The Federal Trade Commission's Bureau of Competition staff has issued an advisory opinion letter, in response to a request from the Independent Connecticut Petroleum Association (ICPA), stating that it has no present intention to recommend a challenge to the proposed system, which would collect a voluntary assessment from heating oil retailers and use the money to fund consumer education and retailer training programs.
According to the staff letter, the proposed program is similar to one approved by Congress, which ended when its authorizing legislation expired in 2010. The new Connecticut program would collect a small fee of twelve-hundredths of a cent per gallon from willing retailers to fund activities such as consumer education and technical training for retailers. The voluntary program would end when and if Congress renews the statutory program.
The FTC staff concluded that this new program is unlikely to harm competition, for several reasons. First, the education and training programs are likely to create value to consumers, which likely will outweigh any minimal incremental increase in costs. Second, the voluntary nature of the program will allow retailers to withdraw from the program and compete on the basis of lower prices as they see fit. Finally, any data collected through the program will be aggregated before it is transferred and reported, so that industry members will not learn competitively sensitive information about other firms in the market.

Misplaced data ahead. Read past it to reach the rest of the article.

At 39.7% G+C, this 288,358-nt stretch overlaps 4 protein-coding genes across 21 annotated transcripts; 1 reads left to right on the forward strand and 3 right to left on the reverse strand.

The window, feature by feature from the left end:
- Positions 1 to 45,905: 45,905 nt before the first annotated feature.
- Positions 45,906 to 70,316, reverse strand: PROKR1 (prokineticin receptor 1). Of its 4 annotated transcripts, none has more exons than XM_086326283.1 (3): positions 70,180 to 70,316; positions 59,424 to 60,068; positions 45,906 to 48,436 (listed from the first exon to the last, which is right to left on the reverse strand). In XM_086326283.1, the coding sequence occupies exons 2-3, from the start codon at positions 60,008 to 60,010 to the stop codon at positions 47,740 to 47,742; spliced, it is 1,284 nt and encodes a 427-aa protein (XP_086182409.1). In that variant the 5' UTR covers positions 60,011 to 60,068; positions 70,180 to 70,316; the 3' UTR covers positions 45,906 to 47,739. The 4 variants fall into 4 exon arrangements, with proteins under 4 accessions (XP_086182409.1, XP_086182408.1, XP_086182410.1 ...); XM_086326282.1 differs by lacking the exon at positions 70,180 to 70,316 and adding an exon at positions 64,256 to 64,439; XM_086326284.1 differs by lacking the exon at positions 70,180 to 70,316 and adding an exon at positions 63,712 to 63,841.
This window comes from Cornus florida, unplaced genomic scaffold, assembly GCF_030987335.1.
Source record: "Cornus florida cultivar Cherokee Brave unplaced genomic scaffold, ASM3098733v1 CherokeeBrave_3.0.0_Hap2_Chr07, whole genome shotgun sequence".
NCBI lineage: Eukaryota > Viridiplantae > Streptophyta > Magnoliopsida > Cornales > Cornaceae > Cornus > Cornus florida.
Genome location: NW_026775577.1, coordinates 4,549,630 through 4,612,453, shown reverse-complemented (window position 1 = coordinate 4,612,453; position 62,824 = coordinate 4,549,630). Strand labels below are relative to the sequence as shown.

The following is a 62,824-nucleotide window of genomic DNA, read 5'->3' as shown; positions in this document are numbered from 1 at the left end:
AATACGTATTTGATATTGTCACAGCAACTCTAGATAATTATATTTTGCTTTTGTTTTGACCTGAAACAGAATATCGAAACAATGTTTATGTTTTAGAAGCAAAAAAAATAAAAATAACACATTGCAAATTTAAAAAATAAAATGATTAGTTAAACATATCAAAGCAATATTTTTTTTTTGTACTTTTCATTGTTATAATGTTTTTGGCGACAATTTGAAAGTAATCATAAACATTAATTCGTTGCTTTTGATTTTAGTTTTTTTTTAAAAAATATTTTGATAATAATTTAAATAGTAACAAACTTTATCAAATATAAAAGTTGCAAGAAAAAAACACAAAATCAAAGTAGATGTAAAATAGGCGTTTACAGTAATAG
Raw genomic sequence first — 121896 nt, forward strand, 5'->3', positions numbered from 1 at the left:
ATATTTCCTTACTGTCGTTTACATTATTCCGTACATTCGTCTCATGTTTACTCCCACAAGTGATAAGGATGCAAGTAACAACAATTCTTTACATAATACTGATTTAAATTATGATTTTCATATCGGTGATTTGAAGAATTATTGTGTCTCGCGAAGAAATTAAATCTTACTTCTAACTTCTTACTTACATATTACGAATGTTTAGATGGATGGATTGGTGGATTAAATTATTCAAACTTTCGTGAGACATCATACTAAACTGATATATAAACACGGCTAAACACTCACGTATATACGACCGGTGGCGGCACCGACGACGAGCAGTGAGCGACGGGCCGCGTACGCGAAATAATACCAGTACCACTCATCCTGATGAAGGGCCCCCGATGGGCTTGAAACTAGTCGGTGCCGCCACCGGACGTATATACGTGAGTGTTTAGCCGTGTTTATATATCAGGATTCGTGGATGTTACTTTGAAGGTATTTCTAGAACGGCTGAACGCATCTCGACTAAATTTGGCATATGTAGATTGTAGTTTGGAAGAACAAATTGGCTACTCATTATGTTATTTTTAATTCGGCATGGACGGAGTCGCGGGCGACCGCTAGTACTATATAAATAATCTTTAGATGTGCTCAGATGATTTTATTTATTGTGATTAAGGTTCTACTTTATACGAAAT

The staff advisory opinion is limited to the competition law analysis requested by the ICPA. The advisory opinion can be found on the FTC's website and as a link to this press release. (The staff contact is Neil Averitt, Bureau of Competition, 202-326-2885.)
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